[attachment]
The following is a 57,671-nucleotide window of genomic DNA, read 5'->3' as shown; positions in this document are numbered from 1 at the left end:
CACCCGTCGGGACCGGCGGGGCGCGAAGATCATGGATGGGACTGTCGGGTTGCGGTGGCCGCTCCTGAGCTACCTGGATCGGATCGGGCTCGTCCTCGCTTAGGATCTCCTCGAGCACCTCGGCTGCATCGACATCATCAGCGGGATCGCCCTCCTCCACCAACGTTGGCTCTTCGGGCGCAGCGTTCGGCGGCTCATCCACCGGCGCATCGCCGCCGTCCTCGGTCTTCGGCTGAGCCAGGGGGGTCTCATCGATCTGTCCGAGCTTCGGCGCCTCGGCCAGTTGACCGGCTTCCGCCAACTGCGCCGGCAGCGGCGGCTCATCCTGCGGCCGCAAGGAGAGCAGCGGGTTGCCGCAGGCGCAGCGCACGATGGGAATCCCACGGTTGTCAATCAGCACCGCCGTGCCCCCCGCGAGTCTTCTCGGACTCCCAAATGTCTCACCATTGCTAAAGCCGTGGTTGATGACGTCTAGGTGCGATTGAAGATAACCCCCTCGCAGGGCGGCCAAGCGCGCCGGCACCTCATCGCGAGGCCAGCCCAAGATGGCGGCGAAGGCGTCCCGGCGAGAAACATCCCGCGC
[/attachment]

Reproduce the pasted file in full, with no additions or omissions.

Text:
The following is a 57,671-nucleotide window of genomic DNA, read 5'->3' as shown; positions in this document are numbered from 1 at the left end:
CACCCGTCGGGACCGGCGGGGCGCGAAGATCATGGATGGGACTGTCGGGTTGCGGTGGCCGCTCCTGAGCTACCTGGATCGGATCGGGCTCGTCCTCGCTTAGGATCTCCTCGAGCACCTCGGCTGCATCGACATCATCAGCGGGATCGCCCTCCTCCACCAACGTTGGCTCTTCGGGCGCAGCGTTCGGCGGCTCATCCACCGGCGCATCGCCGCCGTCCTCGGTCTTCGGCTGAGCCAGGGGGGTCTCATCGATCTGTCCGAGCTTCGGCGCCTCGGCCAGTTGACCGGCTTCCGCCAACTGCGCCGGCAGCGGCGGCTCATCCTGCGGCCGCAAGGAGAGCAGCGGGTTGCCGCAGGCGCAGCGCACGATGGGAATCCCACGGTTGTCAATCAGCACCGCCGTGCCCCCCGCGAGTCTTCTCGGACTCCCAAATGTCTCACCATTGCTAAAGCCGTGGTTGATGACGTCTAGGTGCGATTGAAGATAACCCCCTCGCAGGGCGGCCAAGCGCGCCGGCACCTCATCGCGAGGCCAGCCCAAGATGGCGGCGAAGGCGTCCCGGCGAGAAACATCCCGCGC